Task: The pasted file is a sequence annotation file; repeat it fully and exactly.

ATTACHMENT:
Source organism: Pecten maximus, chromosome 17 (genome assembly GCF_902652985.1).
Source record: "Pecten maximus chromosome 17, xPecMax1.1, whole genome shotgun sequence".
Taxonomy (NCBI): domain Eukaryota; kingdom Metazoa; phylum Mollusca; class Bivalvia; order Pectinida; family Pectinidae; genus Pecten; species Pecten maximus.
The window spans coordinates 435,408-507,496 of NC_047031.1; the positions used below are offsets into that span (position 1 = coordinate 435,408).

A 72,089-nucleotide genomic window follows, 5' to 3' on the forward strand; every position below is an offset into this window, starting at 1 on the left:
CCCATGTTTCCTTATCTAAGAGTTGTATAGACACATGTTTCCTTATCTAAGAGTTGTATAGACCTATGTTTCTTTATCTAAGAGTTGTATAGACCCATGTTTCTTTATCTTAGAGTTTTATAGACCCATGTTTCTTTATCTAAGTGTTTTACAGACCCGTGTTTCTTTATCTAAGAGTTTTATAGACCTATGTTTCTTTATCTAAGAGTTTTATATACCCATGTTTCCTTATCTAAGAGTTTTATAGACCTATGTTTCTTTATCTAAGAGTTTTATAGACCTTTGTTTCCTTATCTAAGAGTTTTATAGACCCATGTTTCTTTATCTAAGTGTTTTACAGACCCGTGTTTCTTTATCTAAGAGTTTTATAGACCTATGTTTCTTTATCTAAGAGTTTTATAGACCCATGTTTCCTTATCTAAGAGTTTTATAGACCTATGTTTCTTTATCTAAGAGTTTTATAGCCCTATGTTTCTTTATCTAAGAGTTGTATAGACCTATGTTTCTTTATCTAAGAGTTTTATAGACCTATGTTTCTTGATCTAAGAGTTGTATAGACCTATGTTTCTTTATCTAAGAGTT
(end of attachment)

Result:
Source organism: Pecten maximus, chromosome 17 (genome assembly GCF_902652985.1).
Source record: "Pecten maximus chromosome 17, xPecMax1.1, whole genome shotgun sequence".
Taxonomy (NCBI): domain Eukaryota; kingdom Metazoa; phylum Mollusca; class Bivalvia; order Pectinida; family Pectinidae; genus Pecten; species Pecten maximus.
The window spans coordinates 435,408-507,496 of NC_047031.1; the positions used below are offsets into that span (position 1 = coordinate 435,408).

A 72,089-nucleotide genomic window follows, 5' to 3' on the forward strand; every position below is an offset into this window, starting at 1 on the left:
CCCATGTTTCCTTATCTAAGAGTTGTATAGACACATGTTTCCTTATCTAAGAGTTGTATAGACCTATGTTTCTTTATCTAAGAGTTGTATAGACCCATGTTTCTTTATCTTAGAGTTTTATAGACCCATGTTTCTTTATCTAAGTGTTTTACAGACCCGTGTTTCTTTATCTAAGAGTTTTATAGACCTATGTTTCTTTATCTAAGAGTTTTATATACCCATGTTTCCTTATCTAAGAGTTTTATAGACCTATGTTTCTTTATCTAAGAGTTTTATAGACCTTTGTTTCCTTATCTAAGAGTTTTATAGACCCATGTTTCTTTATCTAAGTGTTTTACAGACCCGTGTTTCTTTATCTAAGAGTTTTATAGACCTATGTTTCTTTATCTAAGAGTTTTATAGACCCATGTTTCCTTATCTAAGAGTTTTATAGACCTATGTTTCTTTATCTAAGAGTTTTATAGCCCTATGTTTCTTTATCTAAGAGTTGTATAGACCTATGTTTCTTTATCTAAGAGTTTTATAGACCTATGTTTCTTGATCTAAGAGTTGTATAGACCTATGTTTCTTTATCTAAGAGTT